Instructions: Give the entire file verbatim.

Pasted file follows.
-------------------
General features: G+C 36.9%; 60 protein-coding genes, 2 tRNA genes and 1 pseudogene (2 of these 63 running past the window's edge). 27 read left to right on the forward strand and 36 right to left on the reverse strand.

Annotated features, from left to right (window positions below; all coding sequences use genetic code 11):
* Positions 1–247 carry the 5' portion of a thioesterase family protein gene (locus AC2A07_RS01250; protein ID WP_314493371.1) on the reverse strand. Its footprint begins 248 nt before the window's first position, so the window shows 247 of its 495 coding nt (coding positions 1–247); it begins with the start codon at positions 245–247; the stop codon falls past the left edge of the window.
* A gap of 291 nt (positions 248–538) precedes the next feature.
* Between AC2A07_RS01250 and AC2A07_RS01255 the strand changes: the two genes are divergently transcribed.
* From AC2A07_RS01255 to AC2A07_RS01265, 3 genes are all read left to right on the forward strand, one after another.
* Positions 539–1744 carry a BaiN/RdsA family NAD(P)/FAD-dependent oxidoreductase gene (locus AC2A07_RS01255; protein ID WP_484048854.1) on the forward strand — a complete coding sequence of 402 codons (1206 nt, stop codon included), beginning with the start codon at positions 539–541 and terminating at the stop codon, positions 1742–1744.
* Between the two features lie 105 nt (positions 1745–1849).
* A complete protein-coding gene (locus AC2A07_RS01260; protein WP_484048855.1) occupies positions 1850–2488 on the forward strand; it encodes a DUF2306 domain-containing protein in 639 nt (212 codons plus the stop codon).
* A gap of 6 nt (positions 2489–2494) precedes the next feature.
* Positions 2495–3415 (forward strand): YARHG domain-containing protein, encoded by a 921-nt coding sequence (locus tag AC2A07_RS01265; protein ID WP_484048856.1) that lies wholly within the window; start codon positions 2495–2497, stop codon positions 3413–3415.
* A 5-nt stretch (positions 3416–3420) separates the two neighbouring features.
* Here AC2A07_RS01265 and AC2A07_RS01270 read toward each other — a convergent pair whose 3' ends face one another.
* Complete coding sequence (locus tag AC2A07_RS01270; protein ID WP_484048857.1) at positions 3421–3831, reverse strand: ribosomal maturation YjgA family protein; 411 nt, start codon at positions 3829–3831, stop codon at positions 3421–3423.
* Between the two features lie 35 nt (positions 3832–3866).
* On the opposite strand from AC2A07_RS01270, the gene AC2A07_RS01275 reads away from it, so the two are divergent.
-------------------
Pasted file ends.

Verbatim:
General features: G+C 36.9%; 60 protein-coding genes, 2 tRNA genes and 1 pseudogene (2 of these 63 running past the window's edge). 27 read left to right on the forward strand and 36 right to left on the reverse strand.

Annotated features, from left to right (window positions below; all coding sequences use genetic code 11):
* Positions 1–247 carry the 5' portion of a thioesterase family protein gene (locus AC2A07_RS01250; protein ID WP_314493371.1) on the reverse strand. Its footprint begins 248 nt before the window's first position, so the window shows 247 of its 495 coding nt (coding positions 1–247); it begins with the start codon at positions 245–247; the stop codon falls past the left edge of the window.
* A gap of 291 nt (positions 248–538) precedes the next feature.
* Between AC2A07_RS01250 and AC2A07_RS01255 the strand changes: the two genes are divergently transcribed.
* From AC2A07_RS01255 to AC2A07_RS01265, 3 genes are all read left to right on the forward strand, one after another.
* Positions 539–1744 carry a BaiN/RdsA family NAD(P)/FAD-dependent oxidoreductase gene (locus AC2A07_RS01255; protein ID WP_484048854.1) on the forward strand — a complete coding sequence of 402 codons (1206 nt, stop codon included), beginning with the start codon at positions 539–541 and terminating at the stop codon, positions 1742–1744.
* Between the two features lie 105 nt (positions 1745–1849).
* A complete protein-coding gene (locus AC2A07_RS01260; protein WP_484048855.1) occupies positions 1850–2488 on the forward strand; it encodes a DUF2306 domain-containing protein in 639 nt (212 codons plus the stop codon).
* A gap of 6 nt (positions 2489–2494) precedes the next feature.
* Positions 2495–3415 (forward strand): YARHG domain-containing protein, encoded by a 921-nt coding sequence (locus tag AC2A07_RS01265; protein ID WP_484048856.1) that lies wholly within the window; start codon positions 2495–2497, stop codon positions 3413–3415.
* A 5-nt stretch (positions 3416–3420) separates the two neighbouring features.
* Here AC2A07_RS01265 and AC2A07_RS01270 read toward each other — a convergent pair whose 3' ends face one another.
* Complete coding sequence (locus tag AC2A07_RS01270; protein ID WP_484048857.1) at positions 3421–3831, reverse strand: ribosomal maturation YjgA family protein; 411 nt, start codon at positions 3829–3831, stop codon at positions 3421–3423.
* Between the two features lie 35 nt (positions 3832–3866).
* On the opposite strand from AC2A07_RS01270, the gene AC2A07_RS01275 reads away from it, so the two are divergent.